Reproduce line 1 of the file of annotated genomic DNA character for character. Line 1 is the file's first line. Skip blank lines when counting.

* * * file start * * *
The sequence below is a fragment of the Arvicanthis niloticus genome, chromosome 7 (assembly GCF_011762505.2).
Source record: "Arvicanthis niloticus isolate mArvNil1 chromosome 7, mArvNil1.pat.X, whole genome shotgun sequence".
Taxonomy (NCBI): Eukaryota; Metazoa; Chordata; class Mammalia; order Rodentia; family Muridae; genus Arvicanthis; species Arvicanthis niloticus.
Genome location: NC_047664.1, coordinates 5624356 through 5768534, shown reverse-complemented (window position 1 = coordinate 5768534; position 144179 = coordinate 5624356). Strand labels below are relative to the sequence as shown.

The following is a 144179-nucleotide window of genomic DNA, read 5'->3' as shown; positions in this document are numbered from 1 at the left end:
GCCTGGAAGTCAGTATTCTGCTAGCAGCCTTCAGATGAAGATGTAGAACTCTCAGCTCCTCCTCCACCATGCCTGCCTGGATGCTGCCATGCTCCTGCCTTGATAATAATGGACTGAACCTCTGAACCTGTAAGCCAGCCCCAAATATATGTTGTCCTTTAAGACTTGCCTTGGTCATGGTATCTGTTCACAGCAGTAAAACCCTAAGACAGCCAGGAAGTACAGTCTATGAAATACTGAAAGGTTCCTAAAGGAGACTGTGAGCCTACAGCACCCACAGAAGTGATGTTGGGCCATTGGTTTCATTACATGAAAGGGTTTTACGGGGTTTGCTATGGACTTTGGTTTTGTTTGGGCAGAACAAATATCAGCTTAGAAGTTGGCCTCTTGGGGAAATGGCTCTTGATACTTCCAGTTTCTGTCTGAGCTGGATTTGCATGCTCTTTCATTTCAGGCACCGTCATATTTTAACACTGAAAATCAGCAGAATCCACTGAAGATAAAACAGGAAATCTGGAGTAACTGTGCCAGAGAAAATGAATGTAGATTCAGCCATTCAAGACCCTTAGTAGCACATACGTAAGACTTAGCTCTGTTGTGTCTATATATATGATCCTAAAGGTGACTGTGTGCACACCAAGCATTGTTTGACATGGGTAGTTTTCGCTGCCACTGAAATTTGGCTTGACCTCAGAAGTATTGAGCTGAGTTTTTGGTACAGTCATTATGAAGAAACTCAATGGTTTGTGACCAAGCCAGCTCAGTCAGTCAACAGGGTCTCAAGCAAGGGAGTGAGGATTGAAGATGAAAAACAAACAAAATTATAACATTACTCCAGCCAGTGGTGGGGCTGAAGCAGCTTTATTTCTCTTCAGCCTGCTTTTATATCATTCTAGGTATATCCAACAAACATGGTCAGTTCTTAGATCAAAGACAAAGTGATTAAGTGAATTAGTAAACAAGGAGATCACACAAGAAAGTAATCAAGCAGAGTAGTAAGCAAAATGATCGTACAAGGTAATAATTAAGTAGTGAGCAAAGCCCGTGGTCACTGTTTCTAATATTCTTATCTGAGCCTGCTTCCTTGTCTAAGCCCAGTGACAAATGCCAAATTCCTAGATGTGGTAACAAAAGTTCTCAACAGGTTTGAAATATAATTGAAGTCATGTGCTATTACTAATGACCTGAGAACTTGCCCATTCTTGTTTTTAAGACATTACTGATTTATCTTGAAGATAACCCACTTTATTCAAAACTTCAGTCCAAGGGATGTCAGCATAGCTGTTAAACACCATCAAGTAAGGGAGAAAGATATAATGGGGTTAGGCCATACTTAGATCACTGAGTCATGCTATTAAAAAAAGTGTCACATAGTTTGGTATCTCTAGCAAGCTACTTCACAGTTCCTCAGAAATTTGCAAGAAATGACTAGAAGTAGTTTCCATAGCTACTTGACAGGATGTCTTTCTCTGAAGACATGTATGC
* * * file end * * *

The sequence below is a fragment of the Arvicanthis niloticus genome, chromosome 7 (assembly GCF_011762505.2).